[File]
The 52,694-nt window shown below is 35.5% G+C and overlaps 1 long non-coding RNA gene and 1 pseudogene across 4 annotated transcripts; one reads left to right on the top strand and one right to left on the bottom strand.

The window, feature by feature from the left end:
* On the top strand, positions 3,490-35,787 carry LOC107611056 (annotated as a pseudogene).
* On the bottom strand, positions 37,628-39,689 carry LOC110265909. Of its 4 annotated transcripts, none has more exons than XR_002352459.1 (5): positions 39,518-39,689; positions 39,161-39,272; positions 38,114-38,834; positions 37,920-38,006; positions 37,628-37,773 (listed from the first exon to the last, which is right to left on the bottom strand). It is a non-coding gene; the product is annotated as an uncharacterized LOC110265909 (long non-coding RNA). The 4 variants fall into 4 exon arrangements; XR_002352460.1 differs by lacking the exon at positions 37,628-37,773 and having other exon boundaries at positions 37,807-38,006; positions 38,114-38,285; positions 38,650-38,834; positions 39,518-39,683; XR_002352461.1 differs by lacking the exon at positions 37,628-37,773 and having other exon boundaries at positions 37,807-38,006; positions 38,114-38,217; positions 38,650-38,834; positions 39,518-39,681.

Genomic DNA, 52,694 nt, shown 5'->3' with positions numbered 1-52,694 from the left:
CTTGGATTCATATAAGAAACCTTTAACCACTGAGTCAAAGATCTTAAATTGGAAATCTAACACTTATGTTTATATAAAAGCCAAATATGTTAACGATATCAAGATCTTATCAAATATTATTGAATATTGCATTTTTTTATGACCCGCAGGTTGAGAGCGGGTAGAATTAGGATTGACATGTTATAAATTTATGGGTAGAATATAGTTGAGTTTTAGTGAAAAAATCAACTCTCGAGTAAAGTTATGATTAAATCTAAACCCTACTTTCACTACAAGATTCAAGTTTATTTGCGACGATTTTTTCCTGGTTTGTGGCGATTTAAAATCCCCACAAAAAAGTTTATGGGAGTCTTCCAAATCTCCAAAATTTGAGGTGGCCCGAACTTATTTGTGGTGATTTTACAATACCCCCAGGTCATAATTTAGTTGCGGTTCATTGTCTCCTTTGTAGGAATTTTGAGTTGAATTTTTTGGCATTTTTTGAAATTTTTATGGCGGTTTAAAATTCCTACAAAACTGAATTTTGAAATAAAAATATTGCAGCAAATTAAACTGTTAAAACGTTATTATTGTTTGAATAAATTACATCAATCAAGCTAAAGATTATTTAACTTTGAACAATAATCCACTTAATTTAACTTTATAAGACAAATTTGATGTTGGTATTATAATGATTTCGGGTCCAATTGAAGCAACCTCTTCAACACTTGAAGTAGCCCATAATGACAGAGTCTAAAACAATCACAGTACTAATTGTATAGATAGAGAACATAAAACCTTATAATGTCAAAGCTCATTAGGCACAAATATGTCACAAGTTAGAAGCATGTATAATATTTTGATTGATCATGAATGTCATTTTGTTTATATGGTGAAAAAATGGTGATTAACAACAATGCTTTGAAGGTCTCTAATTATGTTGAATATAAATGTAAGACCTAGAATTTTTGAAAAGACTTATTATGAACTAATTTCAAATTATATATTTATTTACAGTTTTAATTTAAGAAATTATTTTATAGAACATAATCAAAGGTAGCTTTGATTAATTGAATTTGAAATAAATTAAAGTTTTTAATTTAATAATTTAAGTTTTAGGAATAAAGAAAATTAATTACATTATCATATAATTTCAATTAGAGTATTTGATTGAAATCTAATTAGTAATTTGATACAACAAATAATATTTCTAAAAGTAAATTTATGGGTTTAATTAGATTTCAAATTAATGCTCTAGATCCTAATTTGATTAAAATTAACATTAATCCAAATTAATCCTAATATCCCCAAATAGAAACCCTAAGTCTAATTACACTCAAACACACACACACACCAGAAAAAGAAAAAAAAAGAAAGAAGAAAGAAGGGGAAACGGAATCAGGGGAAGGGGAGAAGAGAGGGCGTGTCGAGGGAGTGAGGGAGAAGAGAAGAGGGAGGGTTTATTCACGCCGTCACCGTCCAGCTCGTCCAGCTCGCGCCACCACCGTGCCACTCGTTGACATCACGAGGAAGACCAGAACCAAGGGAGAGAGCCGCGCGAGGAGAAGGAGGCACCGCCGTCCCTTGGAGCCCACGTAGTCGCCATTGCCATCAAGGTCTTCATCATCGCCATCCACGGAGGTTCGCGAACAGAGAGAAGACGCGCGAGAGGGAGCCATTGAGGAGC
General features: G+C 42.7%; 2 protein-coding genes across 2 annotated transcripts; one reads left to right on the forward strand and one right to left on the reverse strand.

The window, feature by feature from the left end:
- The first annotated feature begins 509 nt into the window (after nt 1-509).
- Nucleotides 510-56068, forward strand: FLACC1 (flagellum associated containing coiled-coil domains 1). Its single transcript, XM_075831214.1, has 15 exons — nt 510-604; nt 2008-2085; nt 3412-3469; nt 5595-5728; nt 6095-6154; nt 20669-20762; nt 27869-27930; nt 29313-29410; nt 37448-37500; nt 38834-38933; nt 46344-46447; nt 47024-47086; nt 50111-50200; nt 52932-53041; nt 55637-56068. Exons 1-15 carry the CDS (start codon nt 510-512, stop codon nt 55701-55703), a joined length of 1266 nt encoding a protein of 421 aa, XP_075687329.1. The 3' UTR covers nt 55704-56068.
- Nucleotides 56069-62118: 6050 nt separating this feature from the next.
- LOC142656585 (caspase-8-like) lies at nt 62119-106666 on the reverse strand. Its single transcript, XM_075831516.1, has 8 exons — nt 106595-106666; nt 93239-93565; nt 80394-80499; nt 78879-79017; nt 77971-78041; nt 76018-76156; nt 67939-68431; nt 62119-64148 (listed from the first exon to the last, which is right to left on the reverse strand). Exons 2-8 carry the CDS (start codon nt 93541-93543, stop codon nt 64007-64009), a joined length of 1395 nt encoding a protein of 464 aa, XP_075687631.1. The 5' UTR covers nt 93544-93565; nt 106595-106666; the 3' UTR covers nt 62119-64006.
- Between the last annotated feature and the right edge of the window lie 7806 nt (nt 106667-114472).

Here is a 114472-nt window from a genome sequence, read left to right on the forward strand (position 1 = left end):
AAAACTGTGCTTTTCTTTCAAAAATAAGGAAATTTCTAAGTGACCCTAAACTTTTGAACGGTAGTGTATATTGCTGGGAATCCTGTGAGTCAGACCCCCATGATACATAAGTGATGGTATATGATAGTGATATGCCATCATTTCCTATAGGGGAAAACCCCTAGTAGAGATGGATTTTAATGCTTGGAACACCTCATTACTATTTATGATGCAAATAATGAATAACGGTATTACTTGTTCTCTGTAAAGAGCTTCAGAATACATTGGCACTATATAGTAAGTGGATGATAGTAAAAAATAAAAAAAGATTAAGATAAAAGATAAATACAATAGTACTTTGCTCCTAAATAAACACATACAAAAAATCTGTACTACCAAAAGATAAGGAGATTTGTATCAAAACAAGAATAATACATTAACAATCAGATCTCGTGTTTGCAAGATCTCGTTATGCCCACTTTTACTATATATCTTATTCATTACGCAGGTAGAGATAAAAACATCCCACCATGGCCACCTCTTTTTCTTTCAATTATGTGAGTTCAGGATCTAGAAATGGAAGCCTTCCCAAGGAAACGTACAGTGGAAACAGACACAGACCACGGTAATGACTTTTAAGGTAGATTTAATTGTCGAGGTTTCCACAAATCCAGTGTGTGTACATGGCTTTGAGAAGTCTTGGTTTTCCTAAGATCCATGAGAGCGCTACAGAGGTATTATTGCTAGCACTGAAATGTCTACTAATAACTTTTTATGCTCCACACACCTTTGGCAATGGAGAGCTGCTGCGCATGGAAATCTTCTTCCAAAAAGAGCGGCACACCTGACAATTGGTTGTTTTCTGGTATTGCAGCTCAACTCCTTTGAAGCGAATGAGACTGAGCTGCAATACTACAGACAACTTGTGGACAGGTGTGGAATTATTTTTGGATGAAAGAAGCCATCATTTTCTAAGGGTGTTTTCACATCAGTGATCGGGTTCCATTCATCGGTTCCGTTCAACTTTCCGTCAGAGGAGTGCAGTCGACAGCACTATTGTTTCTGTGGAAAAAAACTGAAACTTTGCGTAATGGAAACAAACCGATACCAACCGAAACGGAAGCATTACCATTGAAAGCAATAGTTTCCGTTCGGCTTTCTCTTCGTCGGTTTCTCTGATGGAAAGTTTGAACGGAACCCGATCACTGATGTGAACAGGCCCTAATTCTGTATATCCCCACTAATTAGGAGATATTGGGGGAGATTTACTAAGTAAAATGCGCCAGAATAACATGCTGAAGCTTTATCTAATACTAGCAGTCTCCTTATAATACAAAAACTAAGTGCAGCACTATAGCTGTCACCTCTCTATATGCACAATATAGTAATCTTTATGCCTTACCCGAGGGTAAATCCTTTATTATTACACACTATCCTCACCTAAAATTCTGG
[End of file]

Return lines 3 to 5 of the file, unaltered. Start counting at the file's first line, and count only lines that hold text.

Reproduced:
* On the top strand, positions 3,490-35,787 carry LOC107611056 (annotated as a pseudogene).
* On the bottom strand, positions 37,628-39,689 carry LOC110265909. Of its 4 annotated transcripts, none has more exons than XR_002352459.1 (5): positions 39,518-39,689; positions 39,161-39,272; positions 38,114-38,834; positions 37,920-38,006; positions 37,628-37,773 (listed from the first exon to the last, which is right to left on the bottom strand). It is a non-coding gene; the product is annotated as an uncharacterized LOC110265909 (long non-coding RNA). The 4 variants fall into 4 exon arrangements; XR_002352460.1 differs by lacking the exon at positions 37,628-37,773 and having other exon boundaries at positions 37,807-38,006; positions 38,114-38,285; positions 38,650-38,834; positions 39,518-39,683; XR_002352461.1 differs by lacking the exon at positions 37,628-37,773 and having other exon boundaries at positions 37,807-38,006; positions 38,114-38,217; positions 38,650-38,834; positions 39,518-39,681.

Genomic DNA, 52,694 nt, shown 5'->3' with positions numbered 1-52,694 from the left: